ON THE MORNING of March 28th, the owners of newish Apple Watches in 19 countries woke up to find their timepiece was now a medical device. Two new features arrived. One monitors the wearer for an irregular pulse. The other allows a brief but detailed electronic portrait, or ECG, to be captured and inspected for signs of a common heart arrhythmia called “atrial fibrillation”, or AFib.
Americans have had these options since December, but their global expansion puts the technology squarely within the purview of public-health systems, which typically think carefully about how to screen for health conditions. The watch is also spurring debate about how doctors should handle the AFib that it and other consumer devices, such as AliveCor, detect.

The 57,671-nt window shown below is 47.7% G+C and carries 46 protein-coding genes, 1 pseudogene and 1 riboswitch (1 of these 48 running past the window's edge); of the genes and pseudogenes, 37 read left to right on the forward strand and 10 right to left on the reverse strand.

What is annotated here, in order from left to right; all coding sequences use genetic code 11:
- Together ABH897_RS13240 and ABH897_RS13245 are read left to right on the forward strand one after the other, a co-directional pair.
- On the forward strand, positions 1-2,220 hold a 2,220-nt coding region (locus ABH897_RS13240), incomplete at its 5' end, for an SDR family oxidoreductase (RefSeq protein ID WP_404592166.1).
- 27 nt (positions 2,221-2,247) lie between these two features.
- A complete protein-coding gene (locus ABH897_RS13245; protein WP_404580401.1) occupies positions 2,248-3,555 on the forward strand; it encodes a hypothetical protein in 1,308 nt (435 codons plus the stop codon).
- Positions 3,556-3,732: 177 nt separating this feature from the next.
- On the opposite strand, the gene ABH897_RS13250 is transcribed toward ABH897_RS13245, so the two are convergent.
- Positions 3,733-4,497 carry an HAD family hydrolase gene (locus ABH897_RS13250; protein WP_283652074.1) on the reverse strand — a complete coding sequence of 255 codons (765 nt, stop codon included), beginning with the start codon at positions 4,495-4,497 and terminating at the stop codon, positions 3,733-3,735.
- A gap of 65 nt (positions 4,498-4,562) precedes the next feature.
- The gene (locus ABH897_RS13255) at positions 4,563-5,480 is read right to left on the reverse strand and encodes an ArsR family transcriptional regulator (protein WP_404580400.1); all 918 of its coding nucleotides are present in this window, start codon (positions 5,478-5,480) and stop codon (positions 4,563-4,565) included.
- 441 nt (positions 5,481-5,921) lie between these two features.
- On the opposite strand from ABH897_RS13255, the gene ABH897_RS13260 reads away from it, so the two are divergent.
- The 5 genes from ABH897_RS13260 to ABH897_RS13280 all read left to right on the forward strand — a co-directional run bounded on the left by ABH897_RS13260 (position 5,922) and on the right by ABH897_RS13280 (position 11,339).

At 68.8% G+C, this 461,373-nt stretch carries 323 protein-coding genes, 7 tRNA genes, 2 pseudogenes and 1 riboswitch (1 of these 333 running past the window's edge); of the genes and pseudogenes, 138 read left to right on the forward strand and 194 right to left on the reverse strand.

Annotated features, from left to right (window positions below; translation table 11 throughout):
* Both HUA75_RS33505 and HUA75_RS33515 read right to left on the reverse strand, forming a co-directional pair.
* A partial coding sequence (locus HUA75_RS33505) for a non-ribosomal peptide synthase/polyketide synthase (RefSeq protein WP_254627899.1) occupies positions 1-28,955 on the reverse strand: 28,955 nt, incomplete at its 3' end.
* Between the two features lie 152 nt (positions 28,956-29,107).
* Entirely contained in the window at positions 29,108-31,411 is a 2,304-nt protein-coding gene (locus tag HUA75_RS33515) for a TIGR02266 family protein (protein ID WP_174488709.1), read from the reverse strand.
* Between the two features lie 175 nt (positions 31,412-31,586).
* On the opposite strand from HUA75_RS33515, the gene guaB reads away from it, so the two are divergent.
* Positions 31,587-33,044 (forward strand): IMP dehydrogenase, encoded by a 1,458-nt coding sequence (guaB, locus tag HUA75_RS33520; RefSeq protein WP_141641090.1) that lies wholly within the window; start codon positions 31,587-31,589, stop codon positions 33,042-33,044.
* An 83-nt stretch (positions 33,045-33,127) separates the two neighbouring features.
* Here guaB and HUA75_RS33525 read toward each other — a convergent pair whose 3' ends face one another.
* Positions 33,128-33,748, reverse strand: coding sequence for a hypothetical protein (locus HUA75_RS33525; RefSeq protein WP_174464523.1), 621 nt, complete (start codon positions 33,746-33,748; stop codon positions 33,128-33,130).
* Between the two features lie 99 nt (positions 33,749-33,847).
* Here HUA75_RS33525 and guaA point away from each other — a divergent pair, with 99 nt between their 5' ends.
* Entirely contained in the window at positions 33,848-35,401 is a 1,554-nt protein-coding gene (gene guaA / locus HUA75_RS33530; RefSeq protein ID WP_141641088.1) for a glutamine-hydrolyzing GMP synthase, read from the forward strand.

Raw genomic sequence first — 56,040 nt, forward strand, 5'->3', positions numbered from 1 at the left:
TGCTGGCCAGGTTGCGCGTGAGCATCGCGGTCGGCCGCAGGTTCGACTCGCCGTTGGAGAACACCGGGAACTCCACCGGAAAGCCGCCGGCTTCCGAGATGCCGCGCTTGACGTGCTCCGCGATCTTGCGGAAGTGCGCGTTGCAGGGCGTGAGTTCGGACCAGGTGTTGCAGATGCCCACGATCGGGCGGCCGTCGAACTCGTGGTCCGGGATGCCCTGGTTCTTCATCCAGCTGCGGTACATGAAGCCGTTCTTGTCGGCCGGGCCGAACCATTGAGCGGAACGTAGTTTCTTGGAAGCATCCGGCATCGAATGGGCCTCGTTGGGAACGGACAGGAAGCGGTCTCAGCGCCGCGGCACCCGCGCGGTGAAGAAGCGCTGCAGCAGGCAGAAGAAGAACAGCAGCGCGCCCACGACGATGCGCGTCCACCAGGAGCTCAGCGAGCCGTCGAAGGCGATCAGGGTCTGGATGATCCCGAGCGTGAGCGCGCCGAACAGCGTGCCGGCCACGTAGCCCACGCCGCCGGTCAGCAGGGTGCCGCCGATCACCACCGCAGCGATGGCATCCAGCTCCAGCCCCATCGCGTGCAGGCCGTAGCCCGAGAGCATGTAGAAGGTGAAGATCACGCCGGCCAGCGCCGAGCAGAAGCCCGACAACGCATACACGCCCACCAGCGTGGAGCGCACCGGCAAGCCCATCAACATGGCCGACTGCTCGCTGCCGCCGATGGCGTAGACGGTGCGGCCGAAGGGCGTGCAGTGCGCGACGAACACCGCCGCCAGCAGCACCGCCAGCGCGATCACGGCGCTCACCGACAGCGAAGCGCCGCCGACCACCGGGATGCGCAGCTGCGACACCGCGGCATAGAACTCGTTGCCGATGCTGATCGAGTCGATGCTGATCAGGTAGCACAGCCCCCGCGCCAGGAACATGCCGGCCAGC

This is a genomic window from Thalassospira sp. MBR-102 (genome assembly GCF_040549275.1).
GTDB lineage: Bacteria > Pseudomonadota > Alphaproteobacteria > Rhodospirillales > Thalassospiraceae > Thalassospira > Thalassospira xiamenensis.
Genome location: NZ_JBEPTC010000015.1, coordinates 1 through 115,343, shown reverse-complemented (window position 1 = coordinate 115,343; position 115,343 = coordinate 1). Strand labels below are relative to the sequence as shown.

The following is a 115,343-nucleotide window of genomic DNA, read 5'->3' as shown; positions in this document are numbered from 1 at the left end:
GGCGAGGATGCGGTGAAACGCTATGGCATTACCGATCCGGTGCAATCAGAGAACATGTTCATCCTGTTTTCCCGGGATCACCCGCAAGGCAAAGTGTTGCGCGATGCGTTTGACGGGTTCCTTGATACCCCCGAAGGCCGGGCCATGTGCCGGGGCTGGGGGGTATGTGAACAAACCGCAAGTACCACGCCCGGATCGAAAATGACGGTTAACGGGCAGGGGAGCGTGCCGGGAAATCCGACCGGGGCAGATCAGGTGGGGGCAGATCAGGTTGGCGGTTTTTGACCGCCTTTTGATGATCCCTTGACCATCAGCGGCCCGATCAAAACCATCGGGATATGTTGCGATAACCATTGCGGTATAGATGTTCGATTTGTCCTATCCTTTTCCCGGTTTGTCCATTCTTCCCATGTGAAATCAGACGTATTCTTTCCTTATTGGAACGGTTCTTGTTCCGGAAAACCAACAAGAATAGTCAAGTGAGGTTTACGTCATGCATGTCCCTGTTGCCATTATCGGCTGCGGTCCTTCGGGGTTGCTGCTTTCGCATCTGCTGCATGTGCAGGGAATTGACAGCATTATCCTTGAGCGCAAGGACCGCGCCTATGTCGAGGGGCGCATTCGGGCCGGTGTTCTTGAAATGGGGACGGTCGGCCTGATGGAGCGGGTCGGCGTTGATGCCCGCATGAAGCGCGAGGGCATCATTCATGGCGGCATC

AFib is the most common cardiac arrhythmia and occurs when the heart’s upper chambers do not beat in a co-ordinated fashion. Blood can pool in parts of the chambers and form clots. Patients with AFib are five times more likely to have a stroke. They can be treated successfully with blood-thinners, but these carry risks, primarily excessive bleeding. AFib is thought to occur in 2% of the population. However, as the risk of suffering from it increases greatly with age, it will be rare in Apple Watch owners, who are younger, richer and healthier.
Jonathan Mant, a professor of...